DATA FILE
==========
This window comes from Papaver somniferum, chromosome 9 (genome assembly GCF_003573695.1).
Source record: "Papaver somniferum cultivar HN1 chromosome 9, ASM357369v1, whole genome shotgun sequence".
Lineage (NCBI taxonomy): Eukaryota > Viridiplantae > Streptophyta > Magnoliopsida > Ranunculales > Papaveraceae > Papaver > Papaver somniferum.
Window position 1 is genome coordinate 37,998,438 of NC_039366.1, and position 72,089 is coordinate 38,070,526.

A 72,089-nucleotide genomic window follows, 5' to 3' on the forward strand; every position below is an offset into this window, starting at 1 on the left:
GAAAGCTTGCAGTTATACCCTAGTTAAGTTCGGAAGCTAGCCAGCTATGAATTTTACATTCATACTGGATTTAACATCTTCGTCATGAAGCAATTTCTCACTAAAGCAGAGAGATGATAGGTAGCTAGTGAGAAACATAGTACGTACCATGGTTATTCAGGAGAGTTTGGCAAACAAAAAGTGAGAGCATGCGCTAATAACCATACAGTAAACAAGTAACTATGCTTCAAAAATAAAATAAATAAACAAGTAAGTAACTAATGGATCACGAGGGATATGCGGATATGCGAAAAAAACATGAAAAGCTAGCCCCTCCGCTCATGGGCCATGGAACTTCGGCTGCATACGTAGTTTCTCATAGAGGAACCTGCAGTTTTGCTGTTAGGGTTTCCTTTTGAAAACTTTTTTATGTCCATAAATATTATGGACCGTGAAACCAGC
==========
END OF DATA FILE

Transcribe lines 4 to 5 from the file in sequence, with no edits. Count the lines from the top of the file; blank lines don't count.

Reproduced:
Window position 1 is genome coordinate 37,998,438 of NC_039366.1, and position 72,089 is coordinate 38,070,526.

A 72,089-nucleotide genomic window follows, 5' to 3' on the forward strand; every position below is an offset into this window, starting at 1 on the left: